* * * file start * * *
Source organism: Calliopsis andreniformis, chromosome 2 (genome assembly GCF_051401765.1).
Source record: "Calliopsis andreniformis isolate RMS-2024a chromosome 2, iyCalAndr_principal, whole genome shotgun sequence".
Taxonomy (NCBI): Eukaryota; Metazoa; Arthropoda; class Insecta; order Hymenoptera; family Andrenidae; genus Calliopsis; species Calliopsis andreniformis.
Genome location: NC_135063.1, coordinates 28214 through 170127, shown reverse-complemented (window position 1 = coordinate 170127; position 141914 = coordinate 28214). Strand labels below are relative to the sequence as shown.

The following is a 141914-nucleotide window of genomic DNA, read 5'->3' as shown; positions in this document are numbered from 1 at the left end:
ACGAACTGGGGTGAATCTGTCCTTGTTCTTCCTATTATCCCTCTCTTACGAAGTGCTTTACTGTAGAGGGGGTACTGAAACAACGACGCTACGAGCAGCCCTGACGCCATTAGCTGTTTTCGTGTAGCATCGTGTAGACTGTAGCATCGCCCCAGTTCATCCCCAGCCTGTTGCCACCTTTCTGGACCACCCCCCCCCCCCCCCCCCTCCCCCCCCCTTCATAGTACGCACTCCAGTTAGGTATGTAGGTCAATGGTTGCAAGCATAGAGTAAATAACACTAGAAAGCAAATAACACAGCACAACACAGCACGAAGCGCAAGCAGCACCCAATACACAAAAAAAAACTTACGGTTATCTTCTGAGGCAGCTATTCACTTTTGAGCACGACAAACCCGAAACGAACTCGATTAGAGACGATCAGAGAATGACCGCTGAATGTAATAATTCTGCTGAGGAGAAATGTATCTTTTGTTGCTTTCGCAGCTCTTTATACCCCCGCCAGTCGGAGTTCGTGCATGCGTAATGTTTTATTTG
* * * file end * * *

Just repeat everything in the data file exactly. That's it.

Source organism: Calliopsis andreniformis, chromosome 2 (genome assembly GCF_051401765.1).
Source record: "Calliopsis andreniformis isolate RMS-2024a chromosome 2, iyCalAndr_principal, whole genome shotgun sequence".
Taxonomy (NCBI): Eukaryota; Metazoa; Arthropoda; class Insecta; order Hymenoptera; family Andrenidae; genus Calliopsis; species Calliopsis andreniformis.
Genome location: NC_135063.1, coordinates 28214 through 170127, shown reverse-complemented (window position 1 = coordinate 170127; position 141914 = coordinate 28214). Strand labels below are relative to the sequence as shown.

The following is a 141914-nucleotide window of genomic DNA, read 5'->3' as shown; positions in this document are numbered from 1 at the left end:
ACGAACTGGGGTGAATCTGTCCTTGTTCTTCCTATTATCCCTCTCTTACGAAGTGCTTTACTGTAGAGGGGGTACTGAAACAACGACGCTACGAGCAGCCCTGACGCCATTAGCTGTTTTCGTGTAGCATCGTGTAGACTGTAGCATCGCCCCAGTTCATCCCCAGCCTGTTGCCACCTTTCTGGACCACCCCCCCCCCCCCCCCCCTCCCCCCCCCTTCATAGTACGCACTCCAGTTAGGTATGTAGGTCAATGGTTGCAAGCATAGAGTAAATAACACTAGAAAGCAAATAACACAGCACAACACAGCACGAAGCGCAAGCAGCACCCAATACACAAAAAAAAACTTACGGTTATCTTCTGAGGCAGCTATTCACTTTTGAGCACGACAAACCCGAAACGAACTCGATTAGAGACGATCAGAGAATGACCGCTGAATGTAATAATTCTGCTGAGGAGAAATGTATCTTTTGTTGCTTTCGCAGCTCTTTATACCCCCGCCAGTCGGAGTTCGTGCATGCGTAATGTTTTATTTG